Andrew: It’s an onion and it’s a flower. I-I don’t understand how such a thing is possible.
Spike: Oh, see, the genius of it is, you soak it in ice water for an hour so it holds its shape. Then you deep-fry it, root-side up, for about five minutes.
Spike: Yeah. Tell anyone we had this conversation, I’ll bite you.
–S7 Ep19, “Empty Places”, “Buffy the Vampire Slayer”
Spike’s Flowering Onion
- 1 Quart or so Canola or Vegetable Oil
- 1 Large Vidalia Onion (or other sweet onion)
- 1 Cup Flour
- 1 Tbsp. Old Bay Seasoning
- 1 Egg
- 1/2 Cup Milk
Peel the onion & cut off the top, about 1/2″ down. Place the onion on a cutting board cut-side down &, starting 1/2″ down from the core & going all the way down to the board, cut 4 deep slices equal spaces apart around the onion (making quarter sections). Next, cutting 1/2″ down again, make 3 deep, equally spaced slices, within each quadrant (aka, between each of the 4 cuts). Flip the onion over & gently separate the onion “petals”. Fill a large bowl with enough cold water & ice to submerge the onion, cut-side down. Let sit upwards to an hour, or in the freezer for about 30 mins.
Pour the oil into a large pot or little deep-fryer & heat to 400ºF (a candy thermometer is great for this if you don’t have a deep-fryer). Remove the onion from the water & par with paper towels. In a large bowl, whisk together the flour & Old Bay. In a liquid measuring cup, pour the milk & whisk in the egg until the egg white is completely broken up. Have an empty med-large bowl at the ready. Place the onion, core-down, in the bowl of flour/Old Bay, put a lid on it, & gently shake to coat the onion. Take off the lid & separate the onion petals & sprinkle more flour in between. Lift the onion & shake off the excess flour. Sit the onion, core-down, into the empty bowl & then pour the egg/milk mixture over top, covering it completely & getting between the petals. Spoon the mixture over the onion to get in all the spaces. Lift & shake off the excess & then place it back in the flour mixture & repeat the coating process, making sure to get between the onion petals.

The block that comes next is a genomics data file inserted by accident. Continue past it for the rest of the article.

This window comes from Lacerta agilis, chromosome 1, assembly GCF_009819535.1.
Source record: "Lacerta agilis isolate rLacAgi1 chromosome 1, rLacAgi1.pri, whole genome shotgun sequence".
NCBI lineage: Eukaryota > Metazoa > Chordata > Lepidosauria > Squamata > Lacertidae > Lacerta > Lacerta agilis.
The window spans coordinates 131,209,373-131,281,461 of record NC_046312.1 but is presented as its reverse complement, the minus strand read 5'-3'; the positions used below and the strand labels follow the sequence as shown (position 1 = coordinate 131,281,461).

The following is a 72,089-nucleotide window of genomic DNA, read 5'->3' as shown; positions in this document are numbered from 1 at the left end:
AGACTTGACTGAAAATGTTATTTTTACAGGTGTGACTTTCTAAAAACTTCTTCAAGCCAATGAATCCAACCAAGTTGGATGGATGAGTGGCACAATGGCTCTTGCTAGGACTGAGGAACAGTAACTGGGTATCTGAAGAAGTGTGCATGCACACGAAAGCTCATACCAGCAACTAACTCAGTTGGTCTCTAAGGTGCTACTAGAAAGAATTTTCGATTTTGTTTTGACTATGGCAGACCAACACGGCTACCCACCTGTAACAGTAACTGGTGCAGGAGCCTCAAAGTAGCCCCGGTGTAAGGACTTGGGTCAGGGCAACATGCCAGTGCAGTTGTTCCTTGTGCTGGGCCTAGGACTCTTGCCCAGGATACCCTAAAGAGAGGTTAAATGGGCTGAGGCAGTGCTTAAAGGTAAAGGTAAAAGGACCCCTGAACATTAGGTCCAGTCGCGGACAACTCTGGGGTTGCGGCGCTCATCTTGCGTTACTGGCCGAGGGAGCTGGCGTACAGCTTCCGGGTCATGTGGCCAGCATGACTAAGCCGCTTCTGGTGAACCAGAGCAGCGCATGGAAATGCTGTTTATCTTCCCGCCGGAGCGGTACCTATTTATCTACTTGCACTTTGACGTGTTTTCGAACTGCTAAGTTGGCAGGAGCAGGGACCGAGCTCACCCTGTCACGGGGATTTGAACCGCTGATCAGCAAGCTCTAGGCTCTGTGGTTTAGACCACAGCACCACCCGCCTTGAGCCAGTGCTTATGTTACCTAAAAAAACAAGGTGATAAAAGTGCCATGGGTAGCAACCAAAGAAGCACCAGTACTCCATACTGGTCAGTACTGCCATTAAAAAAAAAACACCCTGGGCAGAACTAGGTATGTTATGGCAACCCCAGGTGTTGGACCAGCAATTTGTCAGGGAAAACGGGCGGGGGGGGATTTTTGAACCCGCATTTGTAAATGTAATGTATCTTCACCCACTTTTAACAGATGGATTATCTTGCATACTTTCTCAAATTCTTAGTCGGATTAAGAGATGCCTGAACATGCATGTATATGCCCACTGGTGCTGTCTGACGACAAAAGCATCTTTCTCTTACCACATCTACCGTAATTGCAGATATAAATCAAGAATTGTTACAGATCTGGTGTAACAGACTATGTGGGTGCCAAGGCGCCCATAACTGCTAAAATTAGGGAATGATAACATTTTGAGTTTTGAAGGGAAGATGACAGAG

Once your oil is at 400ºF, place the onion on a flat silicone or metal slotted spoon, core-side up, & gently lower it into the oil. Let cook for about 4 minutes & then carefully flip the onion over so the core is at the bottom & cook for about 30-45 seconds more. Remove the onion from the oil & place it, core-side up, into a mesh strainer set over an empty bowl or pot so the excess oil can drip down.
Bring the oil temperature back up to 400ºF & carefully put the onion back into the oil, core-side down this time. Use the spoon to gently press the onion to submerge it & cook for another minute or less, until it’s a nice golden brown. Remove to the strainer again, core up for a few minutes & then place right-side-up onto a paper towel. Lastly, transfer the onion to a serving plate & serve with a sauce like creamy horseradish or ranch or mayo with spices (I mixed ranch with sweet red chili sauce).
If you’d like to make a huge onion blossom platter with the sauce in the center, cook 2 onion blossoms &, when they’re done, flip them over onto the paper towels so the cores are up & use a sharp knife to carefully cut out the cores. Flip them right-side-up & lay 1 on the serving plate, expanding it to make space for the dish of sauce, & then place the other onion on top, expanding it as needed to fill in the gaps & make it all pretty & blossom-y. Place the sauce in the middle & enjoy!